St. Pius X Wrote:13. But in order that the desired fruit may be derived from this apostolate and this zeal for teaching, and that Christ may be formed in all, be it remembered, Venerable Brethren, that no means is more efficacious than charity. "For the Lord is not in the earthquake" (III Kings xix., II) -- it is vain to hope to attract souls to God by a bitter zeal. On the contrary, harm is done more often than good by taunting men harshly with their faults, and reproving their vices with asperity. True the Apostle exhorted Timothy: "Accuse, beseech, rebuke," but he took care to add: "with all patience" (11. Tim. iv., 2). Jesus has certainly left us examples of this. "Come to me," we find Him saying, "come to me all ye that labor and are burdened and I will refresh you" (Matth. xi., 28). And by those that labor and are burdened he meant only those who are slaves of sin and error. What gentleness was that shown by the Divine Master! What tenderness, what compassion towards all kinds of misery! Isaias has marvelously described His heart in the words: "I will set my spirit upon him; he shall not contend, nor cry out; the bruised reed he will not break, he will not extinguish the smoking flax" (Is. xlii., 1, s.). This charity, "patient and kind" (1. Cor. xiii., 4.), will extend itself also to those who are hostile to us and persecute us. "We are reviled," thus did St. Paul protest, "and we bless; we are persecuted and we suffer it; we are blasphemed and we entreat" (1. Cor., iv., 12, s.). They perhaps seem to be worse than they really are. Their associations with others, prejudice, the counsel, advice and example of others, and finally an ill-advised shame have dragged them to the side of the impious; but their wills are not so depraved as they themselves would seek to make people believe. Who will prevent us from hoping that the flame of Christian charity may dispel the darkness from their minds and bring to them light and the peace of God? It may be that the fruit of our labors may be slow in coming, but charity wearies not with waiting, knowing that God prepares His rewards not for the results of toil but for the good will shown in it.
I was thinking much the same this morning Vox.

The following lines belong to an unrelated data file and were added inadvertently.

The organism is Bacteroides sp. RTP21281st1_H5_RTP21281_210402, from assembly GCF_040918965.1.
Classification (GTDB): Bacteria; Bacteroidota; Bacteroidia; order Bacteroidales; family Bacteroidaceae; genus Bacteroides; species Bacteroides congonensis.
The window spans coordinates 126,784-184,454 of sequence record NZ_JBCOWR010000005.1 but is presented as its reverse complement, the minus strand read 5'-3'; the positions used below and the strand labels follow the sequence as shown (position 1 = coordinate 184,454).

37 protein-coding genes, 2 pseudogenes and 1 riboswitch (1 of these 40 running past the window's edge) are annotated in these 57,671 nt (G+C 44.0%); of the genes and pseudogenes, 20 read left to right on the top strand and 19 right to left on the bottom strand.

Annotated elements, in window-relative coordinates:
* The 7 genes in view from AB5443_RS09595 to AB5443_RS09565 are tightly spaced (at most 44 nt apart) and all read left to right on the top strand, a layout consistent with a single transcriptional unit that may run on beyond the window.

I had been gritting my teeth through a relatively reverent NO Mass when the Gospel of the day hit me like a ton of bricks.

"Judge not, and you shall not be judged. Condemn not, and you shall not be condemned. Forgive, and you shall be forgiven"

I read a lot of posts and threads, and enjoy them very much. I don't post a lot because I don't want to get yelled at!
This tension has always been there. In the day when there was the Legion which rated the movies for each week, the Blob was condemned. Imagine seeing the Blob
was considered grievous sin. Oh yes even back then there were folks that liked to add more weight to the load. Conversely today we have some that seem slap happy and have no idea  what really is going on. That verse is saying volumes.

(02-25-2013, 12:49 PM)Armor of Light Wrote: [ -> ]I read a lot of posts and threads, and enjoy them very much. I don't post a lot because I don't want to get yelled at!

Rolling Pin
(02-25-2013, 12:49 PM)Armor of Light Wrote: [ -> ]I read a lot of posts and threads, and enjoy them very much. I don't post a lot because I don't want to get yelled at!

The people who'd tend to do that are mostly gone now, I think Smile
I have been learning this the hard way for years and it's true. Once upon a time I was downright pharasitical.

Yesterday a couple of ladies (visitors) sat in the pew in front of my wife and I and politely whispered to ask if Mass had started yet (father was just finishing the gradual). I took it as an opening to lend them a spare pocket-sizedd missal we had and quietly point them in the right direction. Even though I hate talking in the nave, we talked about the TLM a little after the Leonine prayers ended, and invited them to the donut hour afterwards.

I could tell we helped make them feel very welcome and interested in the traditional Mass, which one of them remembered from childhood. A few years ago I would not have been so friendly to someone talking at Mass but now I'm glad I gave them the benefit of the doubt because they were clearly devout people who just needed help getting connected. Charity made them want to come back.

Thanks for posting this, Vox.